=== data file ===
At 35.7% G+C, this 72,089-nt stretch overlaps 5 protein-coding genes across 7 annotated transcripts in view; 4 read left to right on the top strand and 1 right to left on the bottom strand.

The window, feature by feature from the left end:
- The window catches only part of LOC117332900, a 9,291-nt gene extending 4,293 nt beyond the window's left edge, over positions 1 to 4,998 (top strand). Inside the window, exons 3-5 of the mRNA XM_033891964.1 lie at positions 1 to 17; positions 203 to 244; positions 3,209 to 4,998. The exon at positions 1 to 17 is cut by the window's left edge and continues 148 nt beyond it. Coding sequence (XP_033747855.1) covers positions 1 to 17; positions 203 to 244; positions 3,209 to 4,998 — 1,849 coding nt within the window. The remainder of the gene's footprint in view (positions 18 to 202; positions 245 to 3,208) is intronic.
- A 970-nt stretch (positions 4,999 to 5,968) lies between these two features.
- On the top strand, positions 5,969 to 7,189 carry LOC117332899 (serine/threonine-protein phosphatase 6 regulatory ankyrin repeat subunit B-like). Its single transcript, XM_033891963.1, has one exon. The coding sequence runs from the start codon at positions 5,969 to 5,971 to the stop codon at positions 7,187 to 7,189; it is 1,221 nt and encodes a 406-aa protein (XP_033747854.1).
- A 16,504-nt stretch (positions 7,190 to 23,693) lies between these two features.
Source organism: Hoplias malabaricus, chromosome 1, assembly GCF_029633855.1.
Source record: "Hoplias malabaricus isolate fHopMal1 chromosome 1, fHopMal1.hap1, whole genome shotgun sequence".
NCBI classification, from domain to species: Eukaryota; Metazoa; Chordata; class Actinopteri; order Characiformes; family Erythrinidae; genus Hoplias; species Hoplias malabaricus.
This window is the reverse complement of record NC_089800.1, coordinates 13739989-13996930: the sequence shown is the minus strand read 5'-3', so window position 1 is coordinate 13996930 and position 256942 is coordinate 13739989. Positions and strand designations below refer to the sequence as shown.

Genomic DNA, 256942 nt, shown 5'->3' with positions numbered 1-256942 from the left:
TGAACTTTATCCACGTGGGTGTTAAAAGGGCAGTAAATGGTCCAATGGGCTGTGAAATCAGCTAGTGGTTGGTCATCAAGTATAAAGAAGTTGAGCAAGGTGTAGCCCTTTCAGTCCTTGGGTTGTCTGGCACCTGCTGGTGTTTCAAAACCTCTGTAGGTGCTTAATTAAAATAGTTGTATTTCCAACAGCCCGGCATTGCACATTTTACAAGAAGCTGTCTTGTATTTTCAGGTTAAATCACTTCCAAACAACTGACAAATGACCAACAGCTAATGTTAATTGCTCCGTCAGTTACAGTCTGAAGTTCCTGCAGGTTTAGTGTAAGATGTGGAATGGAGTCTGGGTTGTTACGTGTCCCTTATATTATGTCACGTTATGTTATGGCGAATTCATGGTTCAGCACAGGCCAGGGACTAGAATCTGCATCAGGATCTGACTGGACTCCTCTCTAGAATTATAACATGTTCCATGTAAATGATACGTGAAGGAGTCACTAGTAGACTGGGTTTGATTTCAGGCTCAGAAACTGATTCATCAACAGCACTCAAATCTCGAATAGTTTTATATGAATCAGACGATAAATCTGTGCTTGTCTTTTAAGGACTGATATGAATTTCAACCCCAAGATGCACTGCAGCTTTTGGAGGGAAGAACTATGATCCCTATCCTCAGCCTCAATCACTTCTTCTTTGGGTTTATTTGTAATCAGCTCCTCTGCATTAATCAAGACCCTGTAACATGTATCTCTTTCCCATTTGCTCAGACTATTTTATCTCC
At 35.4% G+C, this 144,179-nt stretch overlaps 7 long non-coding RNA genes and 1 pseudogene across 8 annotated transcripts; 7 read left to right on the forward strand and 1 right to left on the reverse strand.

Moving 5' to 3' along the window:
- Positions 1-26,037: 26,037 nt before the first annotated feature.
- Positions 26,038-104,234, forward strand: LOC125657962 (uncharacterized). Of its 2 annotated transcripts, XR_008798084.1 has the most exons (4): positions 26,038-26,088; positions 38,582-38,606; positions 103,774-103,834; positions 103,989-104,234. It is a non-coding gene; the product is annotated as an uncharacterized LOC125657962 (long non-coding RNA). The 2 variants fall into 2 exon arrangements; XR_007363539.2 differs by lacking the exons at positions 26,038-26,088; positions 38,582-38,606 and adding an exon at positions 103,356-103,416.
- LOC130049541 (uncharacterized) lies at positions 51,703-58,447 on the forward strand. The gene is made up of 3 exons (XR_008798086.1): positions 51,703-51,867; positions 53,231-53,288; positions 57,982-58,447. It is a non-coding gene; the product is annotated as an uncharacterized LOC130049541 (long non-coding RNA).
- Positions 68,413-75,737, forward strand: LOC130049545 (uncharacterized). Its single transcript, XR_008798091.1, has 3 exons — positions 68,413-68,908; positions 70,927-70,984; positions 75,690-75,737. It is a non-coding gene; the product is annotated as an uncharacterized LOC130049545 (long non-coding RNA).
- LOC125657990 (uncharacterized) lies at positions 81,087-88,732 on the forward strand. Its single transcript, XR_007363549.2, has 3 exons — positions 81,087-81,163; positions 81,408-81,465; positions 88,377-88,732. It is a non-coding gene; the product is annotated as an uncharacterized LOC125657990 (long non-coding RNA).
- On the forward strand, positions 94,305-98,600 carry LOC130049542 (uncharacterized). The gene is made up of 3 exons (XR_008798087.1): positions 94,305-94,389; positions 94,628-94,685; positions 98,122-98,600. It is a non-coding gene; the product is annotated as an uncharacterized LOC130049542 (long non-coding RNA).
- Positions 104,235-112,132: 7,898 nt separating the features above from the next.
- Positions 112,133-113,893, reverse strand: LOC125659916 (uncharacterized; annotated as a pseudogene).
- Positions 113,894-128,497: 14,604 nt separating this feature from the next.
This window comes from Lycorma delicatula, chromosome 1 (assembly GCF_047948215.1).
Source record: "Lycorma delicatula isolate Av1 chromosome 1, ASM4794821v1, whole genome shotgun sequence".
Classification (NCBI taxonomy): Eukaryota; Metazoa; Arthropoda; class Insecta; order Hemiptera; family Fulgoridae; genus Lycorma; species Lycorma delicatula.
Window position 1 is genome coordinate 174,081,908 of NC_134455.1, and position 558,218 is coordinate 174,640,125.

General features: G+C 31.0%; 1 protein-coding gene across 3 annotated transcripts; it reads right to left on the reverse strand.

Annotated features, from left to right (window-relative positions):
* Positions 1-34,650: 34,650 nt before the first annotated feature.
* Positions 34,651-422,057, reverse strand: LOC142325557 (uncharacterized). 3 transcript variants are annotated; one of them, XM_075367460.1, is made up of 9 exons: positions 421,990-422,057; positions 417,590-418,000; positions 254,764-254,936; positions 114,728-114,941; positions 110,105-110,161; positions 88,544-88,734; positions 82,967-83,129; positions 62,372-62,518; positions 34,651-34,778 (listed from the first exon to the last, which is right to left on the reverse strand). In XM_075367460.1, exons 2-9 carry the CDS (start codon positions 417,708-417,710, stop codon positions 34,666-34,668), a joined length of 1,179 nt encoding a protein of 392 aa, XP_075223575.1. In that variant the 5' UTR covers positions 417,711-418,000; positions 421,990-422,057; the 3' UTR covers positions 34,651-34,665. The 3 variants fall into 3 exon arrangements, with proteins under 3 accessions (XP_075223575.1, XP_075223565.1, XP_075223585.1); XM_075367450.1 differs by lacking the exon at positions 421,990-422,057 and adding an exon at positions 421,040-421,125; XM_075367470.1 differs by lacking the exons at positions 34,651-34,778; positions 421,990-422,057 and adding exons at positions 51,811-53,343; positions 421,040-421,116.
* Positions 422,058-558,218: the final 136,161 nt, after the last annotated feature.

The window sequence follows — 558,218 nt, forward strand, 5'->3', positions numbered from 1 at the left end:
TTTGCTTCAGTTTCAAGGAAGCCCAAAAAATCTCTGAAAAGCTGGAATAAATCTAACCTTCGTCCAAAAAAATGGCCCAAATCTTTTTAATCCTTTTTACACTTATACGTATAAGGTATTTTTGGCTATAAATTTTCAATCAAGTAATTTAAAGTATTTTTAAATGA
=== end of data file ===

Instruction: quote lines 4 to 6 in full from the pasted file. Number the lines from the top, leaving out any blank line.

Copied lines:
- A 970-nt stretch (positions 4,999 to 5,968) lies between these two features.
- On the top strand, positions 5,969 to 7,189 carry LOC117332899 (serine/threonine-protein phosphatase 6 regulatory ankyrin repeat subunit B-like). Its single transcript, XM_033891963.1, has one exon. The coding sequence runs from the start codon at positions 5,969 to 5,971 to the stop codon at positions 7,187 to 7,189; it is 1,221 nt and encodes a 406-aa protein (XP_033747854.1).
- A 16,504-nt stretch (positions 7,190 to 23,693) lies between these two features.